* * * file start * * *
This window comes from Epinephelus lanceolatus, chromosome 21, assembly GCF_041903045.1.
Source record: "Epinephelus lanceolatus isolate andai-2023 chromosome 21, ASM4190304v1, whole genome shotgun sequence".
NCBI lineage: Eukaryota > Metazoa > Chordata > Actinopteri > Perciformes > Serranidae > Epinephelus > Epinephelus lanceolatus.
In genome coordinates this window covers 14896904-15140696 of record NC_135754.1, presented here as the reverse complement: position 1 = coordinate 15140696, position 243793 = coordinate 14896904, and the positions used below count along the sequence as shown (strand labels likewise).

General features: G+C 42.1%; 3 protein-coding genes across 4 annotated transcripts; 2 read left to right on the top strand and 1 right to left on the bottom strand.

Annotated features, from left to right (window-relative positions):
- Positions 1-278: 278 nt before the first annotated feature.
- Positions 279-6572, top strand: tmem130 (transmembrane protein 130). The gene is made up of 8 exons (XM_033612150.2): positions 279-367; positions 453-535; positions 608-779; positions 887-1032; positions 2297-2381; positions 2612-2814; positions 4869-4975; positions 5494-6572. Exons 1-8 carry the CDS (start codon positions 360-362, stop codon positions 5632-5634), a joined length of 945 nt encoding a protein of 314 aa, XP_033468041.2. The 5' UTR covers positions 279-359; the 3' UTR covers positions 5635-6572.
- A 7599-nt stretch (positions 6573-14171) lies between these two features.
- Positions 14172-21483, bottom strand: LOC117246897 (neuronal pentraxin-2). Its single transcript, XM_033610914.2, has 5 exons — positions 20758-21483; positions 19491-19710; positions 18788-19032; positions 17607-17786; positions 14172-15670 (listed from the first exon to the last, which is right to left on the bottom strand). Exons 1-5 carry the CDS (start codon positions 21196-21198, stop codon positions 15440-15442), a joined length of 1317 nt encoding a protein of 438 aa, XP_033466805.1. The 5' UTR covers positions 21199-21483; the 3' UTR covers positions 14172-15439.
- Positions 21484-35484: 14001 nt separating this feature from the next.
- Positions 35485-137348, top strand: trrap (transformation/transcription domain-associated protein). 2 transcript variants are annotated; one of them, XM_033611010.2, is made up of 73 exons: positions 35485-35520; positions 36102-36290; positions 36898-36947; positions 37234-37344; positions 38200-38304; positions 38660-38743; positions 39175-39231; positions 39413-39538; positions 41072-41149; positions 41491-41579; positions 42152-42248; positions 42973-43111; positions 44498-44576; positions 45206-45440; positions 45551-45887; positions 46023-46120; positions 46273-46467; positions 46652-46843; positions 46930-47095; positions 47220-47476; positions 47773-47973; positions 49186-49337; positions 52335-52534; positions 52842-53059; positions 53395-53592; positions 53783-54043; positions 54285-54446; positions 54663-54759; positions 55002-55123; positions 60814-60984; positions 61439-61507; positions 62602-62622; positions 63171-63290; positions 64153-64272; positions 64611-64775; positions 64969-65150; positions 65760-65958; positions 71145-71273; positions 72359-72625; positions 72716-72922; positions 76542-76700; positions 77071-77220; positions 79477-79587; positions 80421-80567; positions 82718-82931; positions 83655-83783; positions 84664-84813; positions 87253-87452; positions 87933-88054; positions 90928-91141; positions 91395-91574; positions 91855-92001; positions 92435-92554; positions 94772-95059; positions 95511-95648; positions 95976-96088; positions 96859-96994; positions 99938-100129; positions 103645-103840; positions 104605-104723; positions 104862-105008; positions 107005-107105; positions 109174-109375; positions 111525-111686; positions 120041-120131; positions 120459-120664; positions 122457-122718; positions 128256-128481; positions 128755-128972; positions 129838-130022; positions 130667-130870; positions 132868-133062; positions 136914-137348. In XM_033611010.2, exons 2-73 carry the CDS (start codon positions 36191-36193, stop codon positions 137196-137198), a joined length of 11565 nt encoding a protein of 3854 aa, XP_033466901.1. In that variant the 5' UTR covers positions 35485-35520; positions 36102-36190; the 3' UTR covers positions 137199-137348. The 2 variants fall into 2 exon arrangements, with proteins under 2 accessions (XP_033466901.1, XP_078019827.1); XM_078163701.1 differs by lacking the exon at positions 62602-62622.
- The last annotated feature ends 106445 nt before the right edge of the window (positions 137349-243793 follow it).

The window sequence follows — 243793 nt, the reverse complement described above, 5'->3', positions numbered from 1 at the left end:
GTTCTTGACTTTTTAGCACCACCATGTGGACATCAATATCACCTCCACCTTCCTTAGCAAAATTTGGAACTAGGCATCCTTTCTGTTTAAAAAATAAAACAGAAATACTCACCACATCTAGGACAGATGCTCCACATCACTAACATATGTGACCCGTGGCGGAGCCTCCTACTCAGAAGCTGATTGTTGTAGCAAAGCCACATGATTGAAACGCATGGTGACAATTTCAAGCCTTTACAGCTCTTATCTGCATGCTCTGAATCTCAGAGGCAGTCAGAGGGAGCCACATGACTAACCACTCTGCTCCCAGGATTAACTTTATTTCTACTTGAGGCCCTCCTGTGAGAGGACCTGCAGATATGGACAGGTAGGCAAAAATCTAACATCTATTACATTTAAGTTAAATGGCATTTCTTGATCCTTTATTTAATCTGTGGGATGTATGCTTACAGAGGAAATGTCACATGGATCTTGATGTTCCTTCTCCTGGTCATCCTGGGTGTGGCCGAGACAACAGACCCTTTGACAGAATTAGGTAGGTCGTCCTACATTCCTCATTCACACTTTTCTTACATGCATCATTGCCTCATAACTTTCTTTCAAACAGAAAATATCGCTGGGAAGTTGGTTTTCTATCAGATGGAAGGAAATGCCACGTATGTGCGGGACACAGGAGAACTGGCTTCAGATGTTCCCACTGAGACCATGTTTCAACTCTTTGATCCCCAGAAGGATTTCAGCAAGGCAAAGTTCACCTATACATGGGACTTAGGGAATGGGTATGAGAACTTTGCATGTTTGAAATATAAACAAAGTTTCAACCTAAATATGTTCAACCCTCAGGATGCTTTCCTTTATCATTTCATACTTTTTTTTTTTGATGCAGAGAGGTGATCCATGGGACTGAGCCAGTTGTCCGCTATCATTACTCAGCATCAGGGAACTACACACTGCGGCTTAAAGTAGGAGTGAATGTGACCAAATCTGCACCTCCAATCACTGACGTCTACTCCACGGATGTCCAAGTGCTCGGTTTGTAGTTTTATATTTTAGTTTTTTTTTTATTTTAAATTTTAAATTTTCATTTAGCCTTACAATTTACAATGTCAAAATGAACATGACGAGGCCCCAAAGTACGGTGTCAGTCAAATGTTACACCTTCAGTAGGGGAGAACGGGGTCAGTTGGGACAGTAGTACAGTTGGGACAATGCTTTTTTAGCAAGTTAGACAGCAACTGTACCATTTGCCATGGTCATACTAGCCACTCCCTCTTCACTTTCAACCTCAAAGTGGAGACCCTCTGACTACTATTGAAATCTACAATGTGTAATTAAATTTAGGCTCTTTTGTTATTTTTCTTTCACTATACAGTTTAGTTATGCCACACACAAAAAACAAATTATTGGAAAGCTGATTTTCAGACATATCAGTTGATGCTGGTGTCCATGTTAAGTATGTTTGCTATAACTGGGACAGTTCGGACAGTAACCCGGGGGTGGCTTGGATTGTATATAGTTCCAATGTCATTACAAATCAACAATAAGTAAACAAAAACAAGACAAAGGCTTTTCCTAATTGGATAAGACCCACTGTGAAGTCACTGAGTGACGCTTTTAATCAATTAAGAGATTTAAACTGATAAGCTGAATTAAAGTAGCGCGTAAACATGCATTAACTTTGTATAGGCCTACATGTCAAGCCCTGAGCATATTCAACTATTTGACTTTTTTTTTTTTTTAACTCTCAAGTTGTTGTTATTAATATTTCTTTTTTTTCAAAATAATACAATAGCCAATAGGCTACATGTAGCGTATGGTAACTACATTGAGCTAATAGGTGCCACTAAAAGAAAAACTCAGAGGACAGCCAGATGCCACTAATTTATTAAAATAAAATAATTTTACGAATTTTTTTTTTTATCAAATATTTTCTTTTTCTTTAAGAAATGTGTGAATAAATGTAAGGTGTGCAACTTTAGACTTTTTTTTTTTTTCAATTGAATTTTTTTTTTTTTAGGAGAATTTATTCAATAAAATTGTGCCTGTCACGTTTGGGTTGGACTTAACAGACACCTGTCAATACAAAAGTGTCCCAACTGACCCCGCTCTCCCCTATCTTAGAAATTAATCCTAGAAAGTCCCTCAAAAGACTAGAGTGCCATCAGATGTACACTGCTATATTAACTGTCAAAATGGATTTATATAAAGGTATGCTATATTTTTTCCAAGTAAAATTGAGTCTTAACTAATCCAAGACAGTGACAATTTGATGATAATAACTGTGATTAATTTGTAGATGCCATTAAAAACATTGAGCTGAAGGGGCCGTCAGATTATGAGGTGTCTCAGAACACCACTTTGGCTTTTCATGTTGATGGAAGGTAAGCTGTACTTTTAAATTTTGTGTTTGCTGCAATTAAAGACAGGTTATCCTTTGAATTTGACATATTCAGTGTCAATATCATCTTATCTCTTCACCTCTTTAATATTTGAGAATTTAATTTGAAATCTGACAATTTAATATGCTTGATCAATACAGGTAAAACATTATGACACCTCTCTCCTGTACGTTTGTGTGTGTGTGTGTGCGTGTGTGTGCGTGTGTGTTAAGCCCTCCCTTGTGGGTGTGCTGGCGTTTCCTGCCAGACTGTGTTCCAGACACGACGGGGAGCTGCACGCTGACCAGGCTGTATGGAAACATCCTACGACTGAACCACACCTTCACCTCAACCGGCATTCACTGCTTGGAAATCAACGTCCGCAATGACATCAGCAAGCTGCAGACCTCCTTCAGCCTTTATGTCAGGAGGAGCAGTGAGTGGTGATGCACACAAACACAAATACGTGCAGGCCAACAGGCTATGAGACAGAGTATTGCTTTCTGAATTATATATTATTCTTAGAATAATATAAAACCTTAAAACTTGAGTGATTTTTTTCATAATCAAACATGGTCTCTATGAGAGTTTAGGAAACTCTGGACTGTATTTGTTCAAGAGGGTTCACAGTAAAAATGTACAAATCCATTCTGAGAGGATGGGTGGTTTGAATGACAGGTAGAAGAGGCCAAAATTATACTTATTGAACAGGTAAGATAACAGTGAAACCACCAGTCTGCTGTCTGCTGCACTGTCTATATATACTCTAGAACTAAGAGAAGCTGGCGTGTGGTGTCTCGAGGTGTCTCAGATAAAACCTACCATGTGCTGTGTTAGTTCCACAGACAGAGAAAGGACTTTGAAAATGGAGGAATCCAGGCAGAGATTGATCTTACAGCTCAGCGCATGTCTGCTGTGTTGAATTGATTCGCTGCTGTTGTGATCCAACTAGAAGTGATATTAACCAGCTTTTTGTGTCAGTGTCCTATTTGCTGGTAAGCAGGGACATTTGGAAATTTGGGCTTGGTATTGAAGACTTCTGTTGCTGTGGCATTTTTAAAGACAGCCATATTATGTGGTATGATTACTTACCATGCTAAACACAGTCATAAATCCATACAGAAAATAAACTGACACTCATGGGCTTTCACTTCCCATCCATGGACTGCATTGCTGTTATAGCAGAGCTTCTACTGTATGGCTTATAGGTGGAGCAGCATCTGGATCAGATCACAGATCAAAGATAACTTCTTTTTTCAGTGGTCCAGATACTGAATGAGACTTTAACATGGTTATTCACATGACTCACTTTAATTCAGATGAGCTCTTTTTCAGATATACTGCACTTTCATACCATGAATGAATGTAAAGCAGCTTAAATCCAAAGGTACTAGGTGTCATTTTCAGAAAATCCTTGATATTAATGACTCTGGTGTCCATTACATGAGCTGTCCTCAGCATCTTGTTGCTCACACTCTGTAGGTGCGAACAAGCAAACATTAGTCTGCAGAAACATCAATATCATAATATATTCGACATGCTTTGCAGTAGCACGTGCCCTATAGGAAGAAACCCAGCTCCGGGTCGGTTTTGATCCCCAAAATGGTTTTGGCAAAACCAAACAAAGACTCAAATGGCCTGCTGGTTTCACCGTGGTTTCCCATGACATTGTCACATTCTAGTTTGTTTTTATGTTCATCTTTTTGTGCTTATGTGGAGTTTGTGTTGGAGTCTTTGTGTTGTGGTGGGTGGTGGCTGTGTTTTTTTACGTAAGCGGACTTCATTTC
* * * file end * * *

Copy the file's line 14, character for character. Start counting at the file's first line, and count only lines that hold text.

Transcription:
The window sequence follows — 243793 nt, the reverse complement described above, 5'->3', positions numbered from 1 at the left end: